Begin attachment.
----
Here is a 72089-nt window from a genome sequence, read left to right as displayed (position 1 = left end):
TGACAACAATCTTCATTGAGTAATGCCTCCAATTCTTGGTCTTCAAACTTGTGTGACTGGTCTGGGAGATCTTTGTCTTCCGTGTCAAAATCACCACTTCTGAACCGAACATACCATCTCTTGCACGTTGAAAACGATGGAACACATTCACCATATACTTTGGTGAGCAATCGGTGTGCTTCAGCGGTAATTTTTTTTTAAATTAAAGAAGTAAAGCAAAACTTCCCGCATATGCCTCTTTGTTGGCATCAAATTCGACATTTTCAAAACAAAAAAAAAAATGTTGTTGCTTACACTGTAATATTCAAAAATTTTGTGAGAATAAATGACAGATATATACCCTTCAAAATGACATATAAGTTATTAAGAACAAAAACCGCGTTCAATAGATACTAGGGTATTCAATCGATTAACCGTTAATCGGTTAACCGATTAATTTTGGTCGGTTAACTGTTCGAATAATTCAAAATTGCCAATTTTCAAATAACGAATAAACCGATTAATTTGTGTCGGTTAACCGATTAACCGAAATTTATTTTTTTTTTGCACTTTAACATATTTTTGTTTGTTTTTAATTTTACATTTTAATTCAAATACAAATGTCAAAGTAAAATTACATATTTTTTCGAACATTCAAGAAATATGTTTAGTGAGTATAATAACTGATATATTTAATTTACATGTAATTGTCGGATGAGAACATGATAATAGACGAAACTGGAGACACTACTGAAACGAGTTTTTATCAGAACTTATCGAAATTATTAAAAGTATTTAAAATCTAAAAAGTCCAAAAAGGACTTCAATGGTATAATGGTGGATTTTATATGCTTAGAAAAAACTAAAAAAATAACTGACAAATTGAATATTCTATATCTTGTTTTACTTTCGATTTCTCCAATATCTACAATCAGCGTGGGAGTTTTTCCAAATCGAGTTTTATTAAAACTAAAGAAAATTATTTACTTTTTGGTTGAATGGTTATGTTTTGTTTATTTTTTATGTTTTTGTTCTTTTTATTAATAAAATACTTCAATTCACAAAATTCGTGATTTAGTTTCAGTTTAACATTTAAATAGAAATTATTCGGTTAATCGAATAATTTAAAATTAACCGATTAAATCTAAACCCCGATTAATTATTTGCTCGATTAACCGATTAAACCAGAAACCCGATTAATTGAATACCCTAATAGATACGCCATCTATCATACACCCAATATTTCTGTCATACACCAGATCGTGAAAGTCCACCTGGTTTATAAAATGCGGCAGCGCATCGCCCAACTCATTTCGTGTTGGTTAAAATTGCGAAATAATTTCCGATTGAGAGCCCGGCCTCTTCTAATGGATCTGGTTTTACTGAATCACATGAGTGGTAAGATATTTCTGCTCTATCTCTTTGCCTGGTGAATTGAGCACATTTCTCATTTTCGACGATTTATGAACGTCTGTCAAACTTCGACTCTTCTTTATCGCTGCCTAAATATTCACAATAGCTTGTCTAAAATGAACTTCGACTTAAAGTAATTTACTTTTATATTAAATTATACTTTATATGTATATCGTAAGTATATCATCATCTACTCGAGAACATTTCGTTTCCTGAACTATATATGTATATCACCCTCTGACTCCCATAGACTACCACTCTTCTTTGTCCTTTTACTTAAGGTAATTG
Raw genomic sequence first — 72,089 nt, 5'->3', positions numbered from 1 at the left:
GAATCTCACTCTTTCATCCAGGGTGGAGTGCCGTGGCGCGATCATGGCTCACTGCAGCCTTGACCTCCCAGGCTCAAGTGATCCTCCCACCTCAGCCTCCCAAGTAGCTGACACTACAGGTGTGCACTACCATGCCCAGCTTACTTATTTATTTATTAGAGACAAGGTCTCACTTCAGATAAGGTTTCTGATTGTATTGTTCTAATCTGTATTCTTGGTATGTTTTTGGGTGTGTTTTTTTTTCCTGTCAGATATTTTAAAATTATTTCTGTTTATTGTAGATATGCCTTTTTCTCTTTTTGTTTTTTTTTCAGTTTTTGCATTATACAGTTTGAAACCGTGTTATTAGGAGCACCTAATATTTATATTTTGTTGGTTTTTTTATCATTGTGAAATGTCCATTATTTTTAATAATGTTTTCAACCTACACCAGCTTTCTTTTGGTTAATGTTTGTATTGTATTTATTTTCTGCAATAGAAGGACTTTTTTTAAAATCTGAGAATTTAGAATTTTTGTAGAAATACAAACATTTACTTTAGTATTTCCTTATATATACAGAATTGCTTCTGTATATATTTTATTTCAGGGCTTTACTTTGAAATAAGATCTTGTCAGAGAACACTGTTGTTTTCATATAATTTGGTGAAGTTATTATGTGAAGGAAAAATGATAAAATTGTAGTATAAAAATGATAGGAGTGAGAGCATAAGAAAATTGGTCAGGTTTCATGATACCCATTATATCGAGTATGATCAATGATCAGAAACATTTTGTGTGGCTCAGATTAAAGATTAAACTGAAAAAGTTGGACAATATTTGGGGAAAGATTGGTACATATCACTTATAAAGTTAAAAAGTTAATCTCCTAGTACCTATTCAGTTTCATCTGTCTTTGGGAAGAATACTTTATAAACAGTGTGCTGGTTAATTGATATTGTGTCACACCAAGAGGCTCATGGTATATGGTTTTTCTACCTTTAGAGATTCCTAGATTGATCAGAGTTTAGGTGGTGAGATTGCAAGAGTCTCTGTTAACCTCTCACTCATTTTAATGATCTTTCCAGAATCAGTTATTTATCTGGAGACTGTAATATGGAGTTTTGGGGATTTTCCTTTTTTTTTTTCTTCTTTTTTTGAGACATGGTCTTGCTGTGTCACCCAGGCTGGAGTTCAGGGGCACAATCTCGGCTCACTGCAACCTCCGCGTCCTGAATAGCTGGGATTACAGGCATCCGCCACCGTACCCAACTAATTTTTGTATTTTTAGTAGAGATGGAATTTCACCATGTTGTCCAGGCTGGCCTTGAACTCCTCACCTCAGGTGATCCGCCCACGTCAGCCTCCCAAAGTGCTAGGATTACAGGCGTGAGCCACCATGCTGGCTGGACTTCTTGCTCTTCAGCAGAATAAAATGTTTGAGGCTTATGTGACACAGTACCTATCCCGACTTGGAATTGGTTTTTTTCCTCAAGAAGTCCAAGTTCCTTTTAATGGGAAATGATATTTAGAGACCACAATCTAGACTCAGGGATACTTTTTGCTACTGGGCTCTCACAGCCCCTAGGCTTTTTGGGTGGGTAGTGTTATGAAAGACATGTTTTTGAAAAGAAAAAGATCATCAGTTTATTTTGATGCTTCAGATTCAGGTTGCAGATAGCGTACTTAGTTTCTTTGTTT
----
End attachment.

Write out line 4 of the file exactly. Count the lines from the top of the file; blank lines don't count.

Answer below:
GAATCTCACTCTTTCATCCAGGGTGGAGTGCCGTGGCGCGATCATGGCTCACTGCAGCCTTGACCTCCCAGGCTCAAGTGATCCTCCCACCTCAGCCTCCCAAGTAGCTGACACTACAGGTGTGCACTACCATGCCCAGCTTACTTATTTATTTATTAGAGACAAGGTCTCACTTCAGATAAGGTTTCTGATTGTATTGTTCTAATCTGTATTCTTGGTATGTTTTTGGGTGTGTTTTTTTTTCCTGTCAGATATTTTAAAATTATTTCTGTTTATTGTAGATATGCCTTTTTCTCTTTTTGTTTTTTTTTCAGTTTTTGCATTATACAGTTTGAAACCGTGTTATTAGGAGCACCTAATATTTATATTTTGTTGGTTTTTTTATCATTGTGAAATGTCCATTATTTTTAATAATGTTTTCAACCTACACCAGCTTTCTTTTGGTTAATGTTTGTATTGTATTTATTTTCTGCAATAGAAGGACTTTTTTTAAAATCTGAGAATTTAGAATTTTTGTAGAAATACAAACATTTACTTTAGTATTTCCTTATATATACAGAATTGCTTCTGTATATATTTTATTTCAGGGCTTTACTTTGAAATAAGATCTTGTCAGAGAACACTGTTGTTTTCATATAATTTGGTGAAGTTATTATGTGAAGGAAAAATGATAAAATTGTAGTATAAAAATGATAGGAGTGAGAGCATAAGAAAATTGGTCAGGTTTCATGATACCCATTATATCGAGTATGATCAATGATCAGAAACATTTTGTGTGGCTCAGATTAAAGATTAAACTGAAAAAGTTGGACAATATTTGGGGAAAGATTGGTACATATCACTTATAAAGTTAAAAAGTTAATCTCCTAGTACCTATTCAGTTTCATCTGTCTTTGGGAAGAATACTTTATAAACAGTGTGCTGGTTAATTGATATTGTGTCACACCAAGAGGCTCATGGTATATGGTTTTTCTACCTTTAGAGATTCCTAGATTGATCAGAGTTTAGGTGGTGAGATTGCAAGAGTCTCTGTTAACCTCTCACTCATTTTAATGATCTTTCCAGAATCAGTTATTTATCTGGAGACTGTAATATGGAGTTTTGGGGATTTTCCTTTTTTTTTTTCTTCTTTTTTTGAGACATGGTCTTGCTGTGTCACCCAGGCTGGAGTTCAGGGGCACAATCTCGGCTCACTGCAACCTCCGCGTCCTGAATAGCTGGGATTACAGGCATCCGCCACCGTACCCAACTAATTTTTGTATTTTTAGTAGAGATGGAATTTCACCATGTTGTCCAGGCTGGCCTTGAACTCCTCACCTCAGGTGATCCGCCCACGTCAGCCTCCCAAAGTGCTAGGATTACAGGCGTGAGCCACCATGCTGGCTGGACTTCTTGCTCTTCAGCAGAATAAAATGTTTGAGGCTTATGTGACACAGTACCTATCCCGACTTGGAATTGGTTTTTTTCCTCAAGAAGTCCAAGTTCCTTTTAATGGGAAATGATATTTAGAGACCACAATCTAGACTCAGGGATACTTTTTGCTACTGGGCTCTCACAGCCCCTAGGCTTTTTGGGTGGGTAGTGTTATGAAAGACATGTTTTTGAAAAGAAAAAGATCATCAGTTTATTTTGATGCTTCAGATTCAGGTTGCAGATAGCGTACTTAGTTTCTTTGTTT